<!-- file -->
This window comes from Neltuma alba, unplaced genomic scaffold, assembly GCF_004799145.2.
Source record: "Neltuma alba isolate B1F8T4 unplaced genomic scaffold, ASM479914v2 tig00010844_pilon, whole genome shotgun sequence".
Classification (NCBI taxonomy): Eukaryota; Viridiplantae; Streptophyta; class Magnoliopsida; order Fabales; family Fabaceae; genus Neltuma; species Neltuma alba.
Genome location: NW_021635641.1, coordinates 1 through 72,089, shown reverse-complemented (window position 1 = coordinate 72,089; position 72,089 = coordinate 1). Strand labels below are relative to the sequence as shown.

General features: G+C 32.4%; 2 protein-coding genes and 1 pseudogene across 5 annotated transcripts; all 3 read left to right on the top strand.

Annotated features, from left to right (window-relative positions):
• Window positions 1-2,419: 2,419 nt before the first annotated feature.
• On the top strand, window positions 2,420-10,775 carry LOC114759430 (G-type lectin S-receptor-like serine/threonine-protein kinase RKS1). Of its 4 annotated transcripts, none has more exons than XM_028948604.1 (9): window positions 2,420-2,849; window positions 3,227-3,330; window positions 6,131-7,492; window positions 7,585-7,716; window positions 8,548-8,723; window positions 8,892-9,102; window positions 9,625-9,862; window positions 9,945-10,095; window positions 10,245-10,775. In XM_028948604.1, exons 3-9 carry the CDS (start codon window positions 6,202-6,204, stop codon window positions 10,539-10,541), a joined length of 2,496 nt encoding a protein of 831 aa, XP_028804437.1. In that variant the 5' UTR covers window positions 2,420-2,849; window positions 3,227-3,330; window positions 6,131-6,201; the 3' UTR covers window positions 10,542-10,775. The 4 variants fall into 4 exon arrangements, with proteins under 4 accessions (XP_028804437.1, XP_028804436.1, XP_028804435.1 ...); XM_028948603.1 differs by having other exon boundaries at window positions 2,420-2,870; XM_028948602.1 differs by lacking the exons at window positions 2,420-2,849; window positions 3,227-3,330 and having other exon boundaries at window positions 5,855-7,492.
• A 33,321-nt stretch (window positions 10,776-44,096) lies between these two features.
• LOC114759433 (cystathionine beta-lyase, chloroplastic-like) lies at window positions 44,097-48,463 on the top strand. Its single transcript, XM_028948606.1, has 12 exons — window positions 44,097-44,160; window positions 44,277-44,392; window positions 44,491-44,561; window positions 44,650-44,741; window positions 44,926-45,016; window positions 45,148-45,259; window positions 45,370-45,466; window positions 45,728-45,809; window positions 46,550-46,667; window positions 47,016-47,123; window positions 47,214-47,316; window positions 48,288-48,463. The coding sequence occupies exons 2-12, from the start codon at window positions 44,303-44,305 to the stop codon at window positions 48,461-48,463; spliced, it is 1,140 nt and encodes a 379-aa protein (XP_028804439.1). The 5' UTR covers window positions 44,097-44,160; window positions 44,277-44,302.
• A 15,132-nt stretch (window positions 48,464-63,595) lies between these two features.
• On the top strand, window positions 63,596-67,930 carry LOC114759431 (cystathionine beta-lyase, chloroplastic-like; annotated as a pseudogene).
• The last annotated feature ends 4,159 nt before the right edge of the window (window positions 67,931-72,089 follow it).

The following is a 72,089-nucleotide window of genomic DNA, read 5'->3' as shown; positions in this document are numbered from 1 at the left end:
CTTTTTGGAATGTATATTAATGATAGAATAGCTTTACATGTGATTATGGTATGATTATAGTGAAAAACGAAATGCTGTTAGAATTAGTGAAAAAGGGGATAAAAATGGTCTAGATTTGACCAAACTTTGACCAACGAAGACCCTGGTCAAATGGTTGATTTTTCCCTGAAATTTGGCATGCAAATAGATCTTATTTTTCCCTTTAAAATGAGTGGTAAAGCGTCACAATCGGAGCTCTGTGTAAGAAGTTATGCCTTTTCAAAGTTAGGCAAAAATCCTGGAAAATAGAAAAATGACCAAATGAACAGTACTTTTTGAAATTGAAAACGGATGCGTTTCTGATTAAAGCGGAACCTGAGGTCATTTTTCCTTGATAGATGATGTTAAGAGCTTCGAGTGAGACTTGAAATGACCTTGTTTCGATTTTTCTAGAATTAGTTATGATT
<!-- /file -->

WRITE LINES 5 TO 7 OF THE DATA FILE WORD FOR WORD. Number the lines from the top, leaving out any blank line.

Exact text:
General features: G+C 32.4%; 2 protein-coding genes and 1 pseudogene across 5 annotated transcripts; all 3 read left to right on the top strand.

Annotated features, from left to right (window-relative positions):
• Window positions 1-2,419: 2,419 nt before the first annotated feature.